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Tue Jan 14, 2020, 09:01 AM

The legal plan to stop senators from telling Trump: 'You're fired'


The legal plan to stop senators from telling Trump: ‘You’re fired’
Trump’s legal team defended the behavior that got him impeached. But at a Republican-controlled impeachment trial, the president’s attorneys will have a more receptive audience.
01/13/2020 07:45 PM EST

The lawyers who pushed and defended the actions that got Donald Trump impeached are now tasked with keeping the president in office.

It was the White House counsel’s team that provided the legal justification for the president’s decision to stonewall congressional subpoenas — a move that led to an article of impeachment. And it was Trump’s TV bulldog and ostensible personal lawyer, Rudy Giuliani, who nudged on the president’s attempts to lean on Ukraine to open politically advantageous investigations — a pressure campaign that led to another article of impeachment.

Now, they all have a role to play as they plot their strategy to get Trump acquitted in his upcoming impeachment trial — both within the ornate Senate chamber and on the all-important conservative media circuit. It’s a well-worn Trump strategy: Act first, lawyer up later. And it has often made his attorneys part of the story when they inevitably get questions about Trump’s behavior. The upcoming Senate trial will be no different.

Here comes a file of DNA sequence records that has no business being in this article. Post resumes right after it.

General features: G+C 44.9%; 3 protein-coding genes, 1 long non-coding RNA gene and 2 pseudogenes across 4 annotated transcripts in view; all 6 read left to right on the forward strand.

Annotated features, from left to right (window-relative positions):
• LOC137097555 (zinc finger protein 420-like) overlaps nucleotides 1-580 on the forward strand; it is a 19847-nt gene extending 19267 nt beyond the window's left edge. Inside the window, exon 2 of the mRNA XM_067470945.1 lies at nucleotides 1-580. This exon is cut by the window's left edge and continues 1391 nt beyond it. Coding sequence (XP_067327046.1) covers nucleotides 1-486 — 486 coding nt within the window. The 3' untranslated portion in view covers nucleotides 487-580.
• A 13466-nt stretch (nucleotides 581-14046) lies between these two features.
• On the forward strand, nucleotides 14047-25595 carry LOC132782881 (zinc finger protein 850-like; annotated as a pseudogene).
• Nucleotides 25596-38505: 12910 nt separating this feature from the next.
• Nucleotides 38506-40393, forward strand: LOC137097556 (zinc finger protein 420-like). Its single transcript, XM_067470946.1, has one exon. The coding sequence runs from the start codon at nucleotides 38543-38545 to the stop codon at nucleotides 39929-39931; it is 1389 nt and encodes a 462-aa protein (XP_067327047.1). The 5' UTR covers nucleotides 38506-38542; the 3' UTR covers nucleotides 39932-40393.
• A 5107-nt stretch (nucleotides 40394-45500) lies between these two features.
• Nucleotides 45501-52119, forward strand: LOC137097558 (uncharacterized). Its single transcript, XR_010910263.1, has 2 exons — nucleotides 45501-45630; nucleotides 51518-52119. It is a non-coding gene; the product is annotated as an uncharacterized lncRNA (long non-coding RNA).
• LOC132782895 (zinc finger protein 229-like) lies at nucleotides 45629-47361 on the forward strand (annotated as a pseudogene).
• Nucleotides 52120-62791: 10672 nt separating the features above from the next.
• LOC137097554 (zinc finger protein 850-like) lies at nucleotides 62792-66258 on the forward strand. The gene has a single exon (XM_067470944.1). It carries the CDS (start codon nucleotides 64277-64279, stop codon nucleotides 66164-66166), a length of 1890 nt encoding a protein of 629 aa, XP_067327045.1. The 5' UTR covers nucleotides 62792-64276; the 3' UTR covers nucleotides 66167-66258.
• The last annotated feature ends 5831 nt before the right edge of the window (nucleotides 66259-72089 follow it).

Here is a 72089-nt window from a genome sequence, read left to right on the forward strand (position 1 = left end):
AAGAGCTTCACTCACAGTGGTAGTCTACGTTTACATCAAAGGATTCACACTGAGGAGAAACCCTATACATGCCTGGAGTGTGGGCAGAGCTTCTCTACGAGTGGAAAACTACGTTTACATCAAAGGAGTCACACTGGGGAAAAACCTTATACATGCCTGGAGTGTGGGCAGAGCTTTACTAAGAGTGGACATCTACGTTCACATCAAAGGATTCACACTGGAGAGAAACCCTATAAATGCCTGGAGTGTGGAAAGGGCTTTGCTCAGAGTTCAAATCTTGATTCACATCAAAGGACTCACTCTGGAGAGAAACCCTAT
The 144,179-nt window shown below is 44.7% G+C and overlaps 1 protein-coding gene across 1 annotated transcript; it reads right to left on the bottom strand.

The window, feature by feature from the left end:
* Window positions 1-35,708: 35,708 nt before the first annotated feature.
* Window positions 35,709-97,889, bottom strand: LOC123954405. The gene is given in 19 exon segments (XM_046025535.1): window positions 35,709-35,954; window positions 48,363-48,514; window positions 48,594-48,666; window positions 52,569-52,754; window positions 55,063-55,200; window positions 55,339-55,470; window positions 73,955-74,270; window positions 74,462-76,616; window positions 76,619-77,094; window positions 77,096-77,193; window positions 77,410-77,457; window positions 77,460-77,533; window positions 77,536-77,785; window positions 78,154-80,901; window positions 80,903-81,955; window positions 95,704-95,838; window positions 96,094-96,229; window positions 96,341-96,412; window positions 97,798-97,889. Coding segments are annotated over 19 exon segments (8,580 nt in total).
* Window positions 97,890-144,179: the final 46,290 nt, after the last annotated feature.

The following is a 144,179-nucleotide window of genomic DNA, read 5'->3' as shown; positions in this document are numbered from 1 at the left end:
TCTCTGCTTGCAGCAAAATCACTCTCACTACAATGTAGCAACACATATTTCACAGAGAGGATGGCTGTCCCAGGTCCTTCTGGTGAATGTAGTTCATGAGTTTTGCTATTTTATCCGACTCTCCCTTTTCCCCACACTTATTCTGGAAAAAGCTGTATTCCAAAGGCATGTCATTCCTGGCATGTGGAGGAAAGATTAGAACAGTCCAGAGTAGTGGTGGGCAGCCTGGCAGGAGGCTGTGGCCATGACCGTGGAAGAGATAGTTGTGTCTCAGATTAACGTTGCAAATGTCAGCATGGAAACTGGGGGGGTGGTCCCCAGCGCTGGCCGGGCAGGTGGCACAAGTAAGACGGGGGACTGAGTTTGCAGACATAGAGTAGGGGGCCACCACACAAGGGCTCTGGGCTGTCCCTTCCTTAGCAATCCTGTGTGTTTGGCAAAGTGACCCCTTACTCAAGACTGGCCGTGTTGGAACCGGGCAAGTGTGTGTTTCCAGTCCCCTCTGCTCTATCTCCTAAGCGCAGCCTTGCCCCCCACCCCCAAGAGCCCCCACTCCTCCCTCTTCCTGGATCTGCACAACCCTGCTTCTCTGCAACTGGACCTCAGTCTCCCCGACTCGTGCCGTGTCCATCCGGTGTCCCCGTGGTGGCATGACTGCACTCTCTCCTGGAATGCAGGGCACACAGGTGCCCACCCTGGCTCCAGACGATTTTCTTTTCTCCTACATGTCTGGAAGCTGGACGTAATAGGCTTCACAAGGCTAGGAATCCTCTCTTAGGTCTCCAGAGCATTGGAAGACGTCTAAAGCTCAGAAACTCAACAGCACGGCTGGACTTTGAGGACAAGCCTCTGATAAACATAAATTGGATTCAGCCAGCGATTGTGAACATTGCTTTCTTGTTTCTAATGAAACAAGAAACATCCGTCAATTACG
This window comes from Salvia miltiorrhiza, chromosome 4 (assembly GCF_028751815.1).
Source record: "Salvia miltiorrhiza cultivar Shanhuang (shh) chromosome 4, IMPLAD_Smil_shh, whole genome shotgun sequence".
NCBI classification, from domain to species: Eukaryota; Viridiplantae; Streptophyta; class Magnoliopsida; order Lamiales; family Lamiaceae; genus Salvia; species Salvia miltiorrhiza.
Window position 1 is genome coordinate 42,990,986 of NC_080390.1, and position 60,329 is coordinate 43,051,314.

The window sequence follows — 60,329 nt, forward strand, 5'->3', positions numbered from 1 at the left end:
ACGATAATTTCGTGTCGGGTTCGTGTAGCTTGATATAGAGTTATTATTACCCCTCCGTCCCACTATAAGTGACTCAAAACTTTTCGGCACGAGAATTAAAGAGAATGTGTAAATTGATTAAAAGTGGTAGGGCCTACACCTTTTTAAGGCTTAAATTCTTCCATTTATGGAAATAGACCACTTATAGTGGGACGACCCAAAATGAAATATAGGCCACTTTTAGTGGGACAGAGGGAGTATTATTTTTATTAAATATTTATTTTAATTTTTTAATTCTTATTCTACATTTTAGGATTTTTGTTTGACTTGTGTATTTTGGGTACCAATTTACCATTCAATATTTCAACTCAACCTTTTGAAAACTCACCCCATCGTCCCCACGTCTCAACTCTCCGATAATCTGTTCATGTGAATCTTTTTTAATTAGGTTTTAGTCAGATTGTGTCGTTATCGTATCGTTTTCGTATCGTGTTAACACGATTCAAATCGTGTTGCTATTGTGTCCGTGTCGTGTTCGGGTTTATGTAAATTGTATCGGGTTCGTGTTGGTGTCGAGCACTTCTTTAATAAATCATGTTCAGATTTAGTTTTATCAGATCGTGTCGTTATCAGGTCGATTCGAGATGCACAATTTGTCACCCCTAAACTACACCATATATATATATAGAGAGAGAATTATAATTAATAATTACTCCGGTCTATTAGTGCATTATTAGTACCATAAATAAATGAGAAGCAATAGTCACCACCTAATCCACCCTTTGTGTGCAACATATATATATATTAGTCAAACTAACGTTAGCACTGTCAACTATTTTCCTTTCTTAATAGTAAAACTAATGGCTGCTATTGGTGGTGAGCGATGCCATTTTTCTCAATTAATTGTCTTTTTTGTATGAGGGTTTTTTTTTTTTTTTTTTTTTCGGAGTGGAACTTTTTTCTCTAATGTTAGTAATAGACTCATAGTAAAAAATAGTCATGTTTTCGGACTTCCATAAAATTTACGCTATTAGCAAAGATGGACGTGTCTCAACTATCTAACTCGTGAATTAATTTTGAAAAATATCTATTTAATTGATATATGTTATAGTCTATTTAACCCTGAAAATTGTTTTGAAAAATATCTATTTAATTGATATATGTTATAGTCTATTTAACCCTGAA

In the Senate, White House counsel Pat Cipollone will deliver opening arguments and take the lead. He’ll be flanked by two of his deputies, Michael Purpura and Patrick Philbin, who will be stationed at the president’s defense table ready to parse the Democratic prosecution’s arguments and cross examine any witnesses. Then there’s Jay Sekulow, the longest-serving member of the president’s personal legal team, who is expected to make his own trial presentation delving into the Ukraine scandal and denouncing any attempts by Democrats to link the president’s behavior to Robert Mueller’s election interference investigation.


No matter their résumés, Democrats argue that the president’s attorneys should expect to face complications during the Senate trial that could cost them Republican votes. That includes working for a president who has shown little in the way of impulse control, despite the counsel of his lawyers.

“The best lawyers can only do so much with a difficult client and a difficult case,” said Ted Kalo, a Democratic strategist who briefly worked for Pelosi and the House Judiciary Committee on messaging during their December impeachment effort.

“That challenge is further exacerbated,” he added, “by a difficult client who appears to be set on a defense strategy that’s appealing to Fox News prime-time hosts but not necessarily moderates of the Senate.”

Anita Kumar contributed to this report.

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